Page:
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Lynn must spend $1.4M to receive an extra $15.1M in state aid

LYNN — The city’s chief financial officer, Michael Bertino, said the city fully intends to meet its additional $1.4 million obligation to unlock additional school funding from the state.

Lynn Public Schools could receive an extra $15.1 million in state aid for fiscal year 2020. But that new money comes with a catch; the city must increase its own net school spending to qualify for the increase.

In January, as part of the state budget that was filed, Gov. Charlie Baker recommended an update of the state’s foundation budget formula over a seven-year period, which the administration says would provide an additional $200.3 million in Chapter 70 funds, the major program of state aid to the schools, in the first year, or fiscal 2020.

“The (city) administration is going to absolutely meet its requirement under net school spending,” Bertino said. “We fully intend on funding the city’s portion.”

For Lynn, the school finance reform, if approved, could push its fiscal year 2020 Chapter 70 aid to $182.92 million, according to preliminary figures listed on the Massachusetts Department of Elementary and Secondary Education (DESE) website.

With the increase in state aid comes a bump in what the city is meant to pay in its required net minimum contribution for school spending. The city would be on the hook to pay about $1.4 million more than its minimum required spending was last year, according to Bertino. That pushes the city’s net minimum contribution to $52.16 million for fiscal 2020, according to preliminary figures from DESE.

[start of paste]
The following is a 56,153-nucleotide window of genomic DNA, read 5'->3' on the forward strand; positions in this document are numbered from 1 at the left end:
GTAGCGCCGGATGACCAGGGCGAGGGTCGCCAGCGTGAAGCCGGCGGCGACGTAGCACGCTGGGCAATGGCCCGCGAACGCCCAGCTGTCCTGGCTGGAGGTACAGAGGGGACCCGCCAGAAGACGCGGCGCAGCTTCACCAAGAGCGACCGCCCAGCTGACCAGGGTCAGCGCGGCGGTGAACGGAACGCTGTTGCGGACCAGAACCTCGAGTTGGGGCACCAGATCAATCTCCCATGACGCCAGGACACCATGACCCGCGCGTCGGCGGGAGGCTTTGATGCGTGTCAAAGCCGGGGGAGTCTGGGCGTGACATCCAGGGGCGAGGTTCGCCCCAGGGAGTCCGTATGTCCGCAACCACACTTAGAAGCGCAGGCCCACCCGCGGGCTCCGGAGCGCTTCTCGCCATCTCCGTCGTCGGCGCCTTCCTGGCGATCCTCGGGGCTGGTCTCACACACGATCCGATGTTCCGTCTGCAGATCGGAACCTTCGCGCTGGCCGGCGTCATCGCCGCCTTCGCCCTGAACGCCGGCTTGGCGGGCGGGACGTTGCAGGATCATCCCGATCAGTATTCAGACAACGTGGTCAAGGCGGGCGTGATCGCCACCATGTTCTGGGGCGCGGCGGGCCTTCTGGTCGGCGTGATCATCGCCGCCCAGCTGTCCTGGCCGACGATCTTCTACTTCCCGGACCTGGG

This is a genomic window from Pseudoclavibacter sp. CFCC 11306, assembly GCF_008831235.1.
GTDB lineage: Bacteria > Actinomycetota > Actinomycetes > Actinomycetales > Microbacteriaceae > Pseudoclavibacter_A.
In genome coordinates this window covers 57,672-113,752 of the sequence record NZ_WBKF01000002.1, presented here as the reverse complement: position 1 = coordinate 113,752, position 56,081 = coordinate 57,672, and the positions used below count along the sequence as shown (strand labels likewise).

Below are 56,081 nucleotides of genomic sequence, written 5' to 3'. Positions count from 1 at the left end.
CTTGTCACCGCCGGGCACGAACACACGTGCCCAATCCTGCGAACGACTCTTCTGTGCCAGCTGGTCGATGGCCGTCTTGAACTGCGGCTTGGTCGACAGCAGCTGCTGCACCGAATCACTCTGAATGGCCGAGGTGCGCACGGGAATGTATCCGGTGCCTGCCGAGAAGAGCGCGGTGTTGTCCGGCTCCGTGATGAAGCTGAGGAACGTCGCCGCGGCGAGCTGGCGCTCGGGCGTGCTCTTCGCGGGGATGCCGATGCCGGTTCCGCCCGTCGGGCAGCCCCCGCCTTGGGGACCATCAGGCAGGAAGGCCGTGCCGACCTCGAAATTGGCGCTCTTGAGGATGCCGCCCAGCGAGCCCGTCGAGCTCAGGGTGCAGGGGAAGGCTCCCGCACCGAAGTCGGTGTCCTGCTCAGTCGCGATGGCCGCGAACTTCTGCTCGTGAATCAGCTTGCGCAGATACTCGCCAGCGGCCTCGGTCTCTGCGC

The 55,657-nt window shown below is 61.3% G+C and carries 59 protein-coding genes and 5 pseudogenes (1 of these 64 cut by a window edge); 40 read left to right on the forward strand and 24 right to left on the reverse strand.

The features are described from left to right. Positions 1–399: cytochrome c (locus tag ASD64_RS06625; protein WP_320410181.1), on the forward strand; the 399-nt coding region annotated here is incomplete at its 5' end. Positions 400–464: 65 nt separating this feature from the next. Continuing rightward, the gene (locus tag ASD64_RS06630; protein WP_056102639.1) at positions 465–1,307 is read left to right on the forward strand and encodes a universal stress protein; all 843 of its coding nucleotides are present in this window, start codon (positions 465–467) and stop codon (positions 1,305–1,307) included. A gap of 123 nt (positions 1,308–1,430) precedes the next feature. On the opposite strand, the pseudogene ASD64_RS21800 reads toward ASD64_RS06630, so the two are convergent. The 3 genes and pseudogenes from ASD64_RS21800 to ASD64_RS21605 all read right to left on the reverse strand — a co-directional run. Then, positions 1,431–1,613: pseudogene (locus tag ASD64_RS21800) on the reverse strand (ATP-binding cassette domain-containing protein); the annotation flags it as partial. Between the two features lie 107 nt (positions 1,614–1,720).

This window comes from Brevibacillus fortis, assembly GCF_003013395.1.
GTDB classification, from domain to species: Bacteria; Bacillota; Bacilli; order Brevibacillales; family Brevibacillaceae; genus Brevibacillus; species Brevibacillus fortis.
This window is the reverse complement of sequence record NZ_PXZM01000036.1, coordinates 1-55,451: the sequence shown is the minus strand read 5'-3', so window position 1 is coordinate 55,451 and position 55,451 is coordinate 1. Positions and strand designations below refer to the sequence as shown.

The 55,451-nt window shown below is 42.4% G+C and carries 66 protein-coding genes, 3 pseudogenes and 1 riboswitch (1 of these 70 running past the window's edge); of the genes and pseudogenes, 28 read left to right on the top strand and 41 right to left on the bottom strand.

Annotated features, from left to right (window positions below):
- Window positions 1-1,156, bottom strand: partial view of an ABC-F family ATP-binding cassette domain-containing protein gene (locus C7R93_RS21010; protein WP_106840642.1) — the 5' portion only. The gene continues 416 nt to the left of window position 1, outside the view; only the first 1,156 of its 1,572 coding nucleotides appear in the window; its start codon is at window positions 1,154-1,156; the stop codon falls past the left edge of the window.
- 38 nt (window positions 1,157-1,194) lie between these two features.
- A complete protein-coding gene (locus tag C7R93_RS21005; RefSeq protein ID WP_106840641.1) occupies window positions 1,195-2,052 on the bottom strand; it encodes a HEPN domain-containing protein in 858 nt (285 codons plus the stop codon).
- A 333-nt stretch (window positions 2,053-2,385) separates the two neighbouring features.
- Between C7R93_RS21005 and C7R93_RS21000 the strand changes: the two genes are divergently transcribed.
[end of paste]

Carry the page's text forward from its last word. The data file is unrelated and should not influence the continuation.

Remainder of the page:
Bertino said final state budget figures, which will determine the city’s actual state aid and spending requirements, are to be released in three to five weeks.

“We don’t have any more state aid to follow, so we have to balance our budget from within our existing resources,” Bertino said.

In recent years, the city has struggled to meet its net school spending requirement. In fiscal 2016, the city was short by about $800,000 and was penalized. The struggle dates back to 2013, when officials were erroneously counting teacher retiree health insurance as an allowable cost toward net school spending. That forced the city to play catch up until 2017.

The proposed revamp of the state’s foundation budget formula, which hasn’t been updated since 1993, is meant to provide more support for school districts to meet the rising cost of health care, special education, and educating English language learners and low-income students by providing significant funding for districts with the highest need, such as Lynn.

Although the potential $15.1 million increase in state aid is more than the district has seen in the past, it’s far below the $47.1 million a report shared by the Massachusetts Association of School Superintendents (M.A.S.S.) found Lynn Public Schools was underfunded by annually.

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